Construction of lncRNA-miRNA-mRNA Regulatory Network
We identified miRNA through miRBase (http://www.mirbase.org),17 and constructed miRNA-mRNA regulatory network by screening Targetscan (http://www.targetscan.org/vert_72/)18 and miRDB (http://mirdb.org/).19 Both Targetscan and miRDB provided a wide-range of information on the interaction between miRNA and mRNA. Then, predicted lncRNAs interacted with miRNAs were constructed in downloaded databases StarBase version 2.020 and DIANA-LncBase version 2.0,21 both of which provided the experimentally validated lncRNA - miRNA interaction effect. DELs and DEmiRs were acquired by searching PubMed database for recent studies on pterygium. 
Validation of Key DEmiRs
We made a systemic search on PubMed and summarized the DEmiRs that met the criteria of P value < 0.05 and |log2FC| > 1. The validation procedure proceeded in GSE21346, which consisted of three pterygium samples and three matched conjunctiva samples from patients diagnosed with primary pterygium. The dataset was based on GPL7723, from which we could match and compare the DEmiRs with those previously reported. The DEmiRs were considered as significant difference with P < 0.05. 
Results
Screening of DEGs
A total of 422, 1374, and 420 DEGs were identified from the GSE2513, GSE51995, and GSE83627 datasets, respectively. The specific filtering results of each dataset are shown in Table 1. A total of 40 upregulated genes were found in all 3 datasets and 40 downregulated genes were found in 2 datasets (Figs. 1A, 1B). The heatmap of 80 DEGs in GSE51995 was shown in Figure 2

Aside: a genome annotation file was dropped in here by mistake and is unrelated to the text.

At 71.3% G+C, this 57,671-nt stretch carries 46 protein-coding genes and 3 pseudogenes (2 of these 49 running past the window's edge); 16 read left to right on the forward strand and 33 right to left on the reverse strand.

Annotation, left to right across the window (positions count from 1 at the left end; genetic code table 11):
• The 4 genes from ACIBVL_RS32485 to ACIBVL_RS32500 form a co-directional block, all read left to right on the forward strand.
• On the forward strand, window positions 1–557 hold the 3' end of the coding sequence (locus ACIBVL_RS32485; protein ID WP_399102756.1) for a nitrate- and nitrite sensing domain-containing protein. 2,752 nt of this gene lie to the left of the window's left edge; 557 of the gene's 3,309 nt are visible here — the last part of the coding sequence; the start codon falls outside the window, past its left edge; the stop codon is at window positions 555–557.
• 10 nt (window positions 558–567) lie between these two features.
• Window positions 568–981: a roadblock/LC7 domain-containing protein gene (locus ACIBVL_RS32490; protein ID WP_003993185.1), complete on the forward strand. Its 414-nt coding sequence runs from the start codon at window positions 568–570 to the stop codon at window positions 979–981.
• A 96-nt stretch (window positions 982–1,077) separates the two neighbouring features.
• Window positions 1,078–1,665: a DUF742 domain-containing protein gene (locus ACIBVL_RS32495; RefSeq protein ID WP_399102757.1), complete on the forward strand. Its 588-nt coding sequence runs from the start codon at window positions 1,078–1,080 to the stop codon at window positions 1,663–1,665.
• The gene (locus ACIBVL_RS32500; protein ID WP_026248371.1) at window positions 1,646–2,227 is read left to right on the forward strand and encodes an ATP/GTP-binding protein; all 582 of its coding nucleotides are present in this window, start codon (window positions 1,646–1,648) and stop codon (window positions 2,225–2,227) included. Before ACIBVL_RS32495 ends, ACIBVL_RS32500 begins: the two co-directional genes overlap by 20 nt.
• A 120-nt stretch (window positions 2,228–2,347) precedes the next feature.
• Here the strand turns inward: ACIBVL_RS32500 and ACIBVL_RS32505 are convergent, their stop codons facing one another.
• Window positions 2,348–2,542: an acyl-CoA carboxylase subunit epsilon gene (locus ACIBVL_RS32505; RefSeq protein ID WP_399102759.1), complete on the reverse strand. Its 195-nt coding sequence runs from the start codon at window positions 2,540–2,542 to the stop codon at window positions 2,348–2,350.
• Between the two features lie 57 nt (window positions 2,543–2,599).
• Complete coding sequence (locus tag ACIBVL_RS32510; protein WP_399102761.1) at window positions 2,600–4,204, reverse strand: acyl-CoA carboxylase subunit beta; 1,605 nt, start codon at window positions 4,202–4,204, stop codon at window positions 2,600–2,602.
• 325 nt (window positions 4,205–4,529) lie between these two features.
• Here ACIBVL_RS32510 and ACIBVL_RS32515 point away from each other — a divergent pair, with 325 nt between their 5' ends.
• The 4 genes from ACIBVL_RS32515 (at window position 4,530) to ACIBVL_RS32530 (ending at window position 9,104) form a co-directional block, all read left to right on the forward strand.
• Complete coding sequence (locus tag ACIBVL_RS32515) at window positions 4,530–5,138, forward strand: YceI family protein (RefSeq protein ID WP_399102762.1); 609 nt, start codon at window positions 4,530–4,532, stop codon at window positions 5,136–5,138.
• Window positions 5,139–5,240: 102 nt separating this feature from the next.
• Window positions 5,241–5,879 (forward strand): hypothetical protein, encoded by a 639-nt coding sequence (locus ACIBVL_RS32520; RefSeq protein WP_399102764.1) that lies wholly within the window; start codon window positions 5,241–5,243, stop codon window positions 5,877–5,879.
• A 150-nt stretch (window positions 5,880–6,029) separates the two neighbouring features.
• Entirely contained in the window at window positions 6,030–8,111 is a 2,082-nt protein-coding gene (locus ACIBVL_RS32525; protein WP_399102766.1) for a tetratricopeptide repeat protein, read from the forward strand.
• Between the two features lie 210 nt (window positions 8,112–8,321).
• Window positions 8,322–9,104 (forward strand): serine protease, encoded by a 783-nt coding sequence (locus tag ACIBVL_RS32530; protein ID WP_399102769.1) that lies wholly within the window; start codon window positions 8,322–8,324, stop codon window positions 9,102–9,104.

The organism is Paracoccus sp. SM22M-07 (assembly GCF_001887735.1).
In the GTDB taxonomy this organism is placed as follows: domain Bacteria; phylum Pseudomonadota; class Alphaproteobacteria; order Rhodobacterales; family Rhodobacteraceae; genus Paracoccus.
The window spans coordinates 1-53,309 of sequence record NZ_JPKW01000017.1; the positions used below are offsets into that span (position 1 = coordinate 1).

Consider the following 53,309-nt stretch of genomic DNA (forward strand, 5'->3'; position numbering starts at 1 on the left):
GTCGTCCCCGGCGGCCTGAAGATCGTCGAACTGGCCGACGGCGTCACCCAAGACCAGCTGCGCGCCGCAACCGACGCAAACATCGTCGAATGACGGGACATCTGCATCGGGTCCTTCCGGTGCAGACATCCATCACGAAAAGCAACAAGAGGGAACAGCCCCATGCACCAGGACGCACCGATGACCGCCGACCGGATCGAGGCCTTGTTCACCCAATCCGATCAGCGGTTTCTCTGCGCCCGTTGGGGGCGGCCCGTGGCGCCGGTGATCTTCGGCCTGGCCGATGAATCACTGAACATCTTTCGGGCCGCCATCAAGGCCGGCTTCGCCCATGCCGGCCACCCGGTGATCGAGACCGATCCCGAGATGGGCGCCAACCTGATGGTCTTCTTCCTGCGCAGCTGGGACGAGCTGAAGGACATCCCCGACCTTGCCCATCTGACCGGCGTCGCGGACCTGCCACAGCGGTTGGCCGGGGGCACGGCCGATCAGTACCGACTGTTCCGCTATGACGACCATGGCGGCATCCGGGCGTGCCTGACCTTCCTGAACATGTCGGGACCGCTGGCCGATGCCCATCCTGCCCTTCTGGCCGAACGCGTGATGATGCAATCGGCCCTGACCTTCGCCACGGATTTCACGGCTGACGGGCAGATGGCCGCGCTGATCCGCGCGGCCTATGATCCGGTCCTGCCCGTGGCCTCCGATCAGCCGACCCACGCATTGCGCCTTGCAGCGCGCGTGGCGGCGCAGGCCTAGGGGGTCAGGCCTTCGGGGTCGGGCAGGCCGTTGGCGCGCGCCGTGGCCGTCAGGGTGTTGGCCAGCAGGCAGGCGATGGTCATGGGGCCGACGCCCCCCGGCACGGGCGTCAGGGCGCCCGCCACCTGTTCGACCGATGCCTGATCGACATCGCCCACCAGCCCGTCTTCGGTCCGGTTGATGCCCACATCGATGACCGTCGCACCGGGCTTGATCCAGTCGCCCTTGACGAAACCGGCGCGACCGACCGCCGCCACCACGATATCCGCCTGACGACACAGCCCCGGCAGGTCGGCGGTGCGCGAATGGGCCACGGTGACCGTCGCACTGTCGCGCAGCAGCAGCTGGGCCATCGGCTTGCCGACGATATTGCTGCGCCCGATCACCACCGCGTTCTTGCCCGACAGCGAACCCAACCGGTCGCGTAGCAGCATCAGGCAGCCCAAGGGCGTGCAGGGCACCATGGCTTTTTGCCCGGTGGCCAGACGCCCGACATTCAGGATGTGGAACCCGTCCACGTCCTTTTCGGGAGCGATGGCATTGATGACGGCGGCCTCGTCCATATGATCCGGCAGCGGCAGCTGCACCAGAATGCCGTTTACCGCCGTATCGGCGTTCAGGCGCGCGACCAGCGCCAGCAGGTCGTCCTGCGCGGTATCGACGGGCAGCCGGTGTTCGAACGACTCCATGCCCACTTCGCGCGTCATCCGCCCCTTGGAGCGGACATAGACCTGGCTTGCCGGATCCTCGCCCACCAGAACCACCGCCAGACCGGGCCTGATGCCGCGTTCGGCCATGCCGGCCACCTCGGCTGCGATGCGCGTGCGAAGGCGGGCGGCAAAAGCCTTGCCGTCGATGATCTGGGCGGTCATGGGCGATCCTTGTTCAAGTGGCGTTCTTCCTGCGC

Table 1.
 
Specific Filtering Results of Each Data Set
Table 1.
 
Specific Filtering Results of Each Data Set
Figure 1.
 
Venn diagram DEGs were selected with a fold change > 1.5 and adjust P-value < 0.05 among the mRNA expression profiling datasets. (A) 40 up-regulated genes shared among GSE83627, GSE51995 and GSE2513. (B) Forty downregulated genes shared among GSE51995 and GSE2513.
Figure 1.
 
Venn diagram DEGs were selected with a fold change > 1.5 and adjust P-value < 0.05 among the mRNA expression profiling datasets. (A) 40 up-regulated genes shared among GSE83627, GSE51995 and GSE2513. (B) Forty downregulated genes shared among GSE51995 and GSE2513.
Figure 2.
 
The heatmap of 80 DEGs in GSE2513, GSE51995, and GSE83627.
Figure 2.
 
The heatmap of 80 DEGs in GSE2513, GSE51995, and GSE83627.
GO and KEGG Pathway Enrichment Analysis
GO analysis of individual DEGs and KEGG pathway enrichment analysis were performed by R software to obtain more insightful details into the diverse functions of particular DEGs. The main MF with significant enrichment involved with all DEGs were ECM structural constituent, peptidase regulator activity, serine-type endopeptidase inhibitor activity, sulfur compound binding, heparin binding, and endopeptidase regulator activity (Supplementary Table S1), and the main BP were response to steroid hormone, skin development, epidermis development, keratinocyte differentiation, and epidermal cell differentiation, etc. (Supplementary Table S2). The results of GO enrichment analysis of upregulated and downregulated DEGs were shown in Figures 3A, 3B. The upregulated genes were mainly related to ECM-receptor interaction, focal adhesion, PI3K-Akt signaling pathway, regulation of actin cytoskeleton, primary bile acid biosynthesis, and one carbon pool by folate, and the downregulated genes were mainly related to osteoclast differentiation, glycerolipid metabolism, and IL-17 signaling pathway (Table 2, Supplementary Tables S3A, S3B).